“That’s as deceitful as it gets. The lie is obvious, but he also used his son as cover for his own dishonesty.”

Is that “what a real man looks like”?

Joecks continued…

“And why didn’t Ford tell his children – and the public – about this months ago? You’re running to be the top law enforcement officer in Nevada. Of course, your arrest record is going to come up.

“It would have been much better for him to have broken this story on his own terms last August. That, however, may have produced a primary challenger.

“It looks as if Ford prioritized his own political ambitions above ensuring Democrats had a strong attorney general candidate.”

Indeed.  Ford’s no political newbie.  He HAD to know his multiple arrest record was going to be exposed by any even half-competent opposition campaign.  Instead he covered it up until after the primary was behind him.

And then there’s the matter of his tax liens.  As Haris Alic of the Free Beacon noted this week…

“Ford, who serves as the majority leader of the Nevada senate, had three different liens filed against him by the IRS for failing to pay over $185,000 in income taxes between 2010 and 2013, according to financial disclosures filed with the Nevada secretary of state.

“The first lien was issued by the IRS against Ford in October 2013 after it was determined he failed to pay over $85,000 in taxes for income garnered between 2010 and 2011. A subsequent lien was filed in April 2014 indicating Ford owed more than $42,000 in unpaid income taxes for 2012. In December 2014, the IRS filed a third and final lien against Ford for failing to pay over $58,000 in taxes for 2013.”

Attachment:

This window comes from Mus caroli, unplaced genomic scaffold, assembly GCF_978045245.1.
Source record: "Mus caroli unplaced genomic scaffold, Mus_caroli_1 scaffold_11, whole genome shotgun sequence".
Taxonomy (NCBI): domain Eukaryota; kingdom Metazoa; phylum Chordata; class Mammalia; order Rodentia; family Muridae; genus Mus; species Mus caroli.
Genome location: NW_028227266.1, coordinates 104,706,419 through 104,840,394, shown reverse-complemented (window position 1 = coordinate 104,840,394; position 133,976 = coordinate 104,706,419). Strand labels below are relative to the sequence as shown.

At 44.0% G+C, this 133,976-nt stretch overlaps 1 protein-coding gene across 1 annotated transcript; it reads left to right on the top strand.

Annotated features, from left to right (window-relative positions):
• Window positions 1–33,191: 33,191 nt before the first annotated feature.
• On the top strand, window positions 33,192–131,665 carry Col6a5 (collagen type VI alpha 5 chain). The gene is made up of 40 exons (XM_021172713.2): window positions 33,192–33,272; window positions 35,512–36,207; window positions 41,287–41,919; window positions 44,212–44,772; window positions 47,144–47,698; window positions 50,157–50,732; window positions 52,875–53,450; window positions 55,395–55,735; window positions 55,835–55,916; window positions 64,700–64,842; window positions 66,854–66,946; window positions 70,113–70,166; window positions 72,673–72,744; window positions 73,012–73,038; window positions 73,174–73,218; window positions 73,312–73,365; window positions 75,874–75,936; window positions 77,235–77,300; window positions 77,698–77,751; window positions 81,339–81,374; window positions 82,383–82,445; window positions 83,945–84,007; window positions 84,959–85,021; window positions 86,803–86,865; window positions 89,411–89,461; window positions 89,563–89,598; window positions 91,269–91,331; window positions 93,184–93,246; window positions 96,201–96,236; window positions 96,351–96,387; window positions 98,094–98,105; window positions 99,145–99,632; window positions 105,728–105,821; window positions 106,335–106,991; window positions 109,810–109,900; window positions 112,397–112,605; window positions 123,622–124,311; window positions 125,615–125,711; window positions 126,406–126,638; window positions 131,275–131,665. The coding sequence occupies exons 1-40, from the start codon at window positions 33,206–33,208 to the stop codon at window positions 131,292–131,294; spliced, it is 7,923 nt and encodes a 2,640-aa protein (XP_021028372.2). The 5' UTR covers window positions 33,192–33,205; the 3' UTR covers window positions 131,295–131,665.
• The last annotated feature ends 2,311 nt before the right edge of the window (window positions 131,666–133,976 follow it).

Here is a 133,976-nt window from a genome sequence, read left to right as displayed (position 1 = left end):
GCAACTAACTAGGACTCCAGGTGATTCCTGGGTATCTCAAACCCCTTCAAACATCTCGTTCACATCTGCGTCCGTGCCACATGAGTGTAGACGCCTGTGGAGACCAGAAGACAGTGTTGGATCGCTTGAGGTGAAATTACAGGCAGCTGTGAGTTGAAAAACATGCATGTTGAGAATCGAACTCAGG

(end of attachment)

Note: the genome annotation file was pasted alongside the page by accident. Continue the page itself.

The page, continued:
Rather than “manning up” and owning it, Ford’s campaign manager put out a ridiculous statement blaming Ford’s law firm for not withholding enough taxes from his paychecks.

For THREE straight years?  How’d he miss that after the FIRST one?

Alic continues…

“The candidate’s professional résumé, however, shows his personal income, at least relative to the rest of his family, was likely to have increased between the years in question. Ford’s LinkedIn profile indicates he served as an associate at Snell & Wilmer, a firm with over 400 attorneys in 11 offices across the globe, between 2007 and 2010 before being promoted to partner, a position he held from 2011 to 2015.

“The salary for an entry-level associate at Snell & Wilmer’s Las Vegas office, according to the firm’s website, is $115,000, well above Nevada’s median household income of $53,094. A partner at the firm on average earns between $247,110 at the low-end, and $324,921 on the high end, according to data compiled by

“It is likely that Ford was compensated at a higher rate than average at Snell & Wilmer, given he came to the firm with two advanced degrees, a masters and a Ph.D. from Ohio State University, on top of his law degree, and had nearly five years of prior experience, having worked for the international law firms of Weil, Gotshal & Manges, LLP; and Bracewell and Giuliani, LLP, in Texas.

“Furthermore, during the same time period that Ford was undergoing ‘financial difficulties,’ he is listed as having purchased a new home in Las Vegas for the sum of $468,138.”

And let’s not forget, all that dinero from his law firm doesn’t include his wife’s income.  Don’t we all wish we had to “struggle” like that?!!

“Ford’s biggest problem isn’t that he got arrested in college,” Joecks concludes.  “It’s that you can’t trust him today.”